ERIC Number: ED208472
Record Type: RIE
Publication Date: 1981-Jun
Reference Count: 0
Organizational Factors Affecting Legalization in Education.
Meyer, John W.
Legalization here refers to the introduction into the educational system of new legal rules, emanating from outside the routine channels of educational management. It includes general legal rules from legislation, from the courts, or from higher administrative levels. The key to the definition is lack of integration of the new rules with the main rules already constituting the system or the lack of integration of the new channels of control with the old ones. The main argument of this paper is that legalization is a product of the rise of more central (now, national) controls and pressures in a system that is organizationally decentralized. Interventions, in such a system, take the form of specialized rules unintegrated with the rest of the educational system. Such legalization creates a good deal of organizational disorder in the educational system itself, though this is not inevitably to be seen as unsatisfactory. Policy implications and possible future directions for change are discussed. (Author/JM)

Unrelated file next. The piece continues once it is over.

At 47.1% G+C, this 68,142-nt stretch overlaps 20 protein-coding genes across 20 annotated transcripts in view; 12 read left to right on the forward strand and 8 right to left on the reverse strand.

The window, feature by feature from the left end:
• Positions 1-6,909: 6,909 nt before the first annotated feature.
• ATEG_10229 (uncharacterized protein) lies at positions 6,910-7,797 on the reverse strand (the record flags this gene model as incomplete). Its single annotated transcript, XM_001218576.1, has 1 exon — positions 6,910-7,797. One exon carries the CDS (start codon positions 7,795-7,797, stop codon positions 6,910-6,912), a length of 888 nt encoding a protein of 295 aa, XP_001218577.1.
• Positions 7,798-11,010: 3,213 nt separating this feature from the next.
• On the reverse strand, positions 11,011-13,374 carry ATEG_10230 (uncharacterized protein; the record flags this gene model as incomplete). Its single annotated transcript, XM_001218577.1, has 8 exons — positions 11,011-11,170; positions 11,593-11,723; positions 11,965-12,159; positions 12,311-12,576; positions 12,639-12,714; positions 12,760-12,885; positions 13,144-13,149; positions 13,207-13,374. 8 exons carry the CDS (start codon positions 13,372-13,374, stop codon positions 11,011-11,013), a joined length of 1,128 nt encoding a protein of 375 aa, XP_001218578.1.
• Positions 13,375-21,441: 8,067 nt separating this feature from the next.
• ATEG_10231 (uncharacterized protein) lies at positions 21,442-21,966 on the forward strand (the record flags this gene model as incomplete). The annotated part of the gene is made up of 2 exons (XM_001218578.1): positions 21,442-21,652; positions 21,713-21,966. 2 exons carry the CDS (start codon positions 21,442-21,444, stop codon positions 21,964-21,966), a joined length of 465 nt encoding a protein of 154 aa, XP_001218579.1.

Descriptors: Centralization, Compliance (Legal), Coordination, Court Litigation, Decentralization, Educational Legislation, Elementary Secondary Education, Government Role, Government School Relationship, Organization, Postsecondary Education, Power Structure, School District Autonomy, School Law
Publications, Institute for Research on Educational Finance and Governance, School of Education/CERAS Bldg., Stanford University, Stanford, CA 94305 ($1.00).
Publication Type: Opinion Papers; Reports - Descriptive
Education Level: N/A
Sponsor: National Inst. of Education (DHEW), Washington, DC.
Authoring Institution: Stanford Univ., CA. Inst. for Research on Educational Finance and Governance.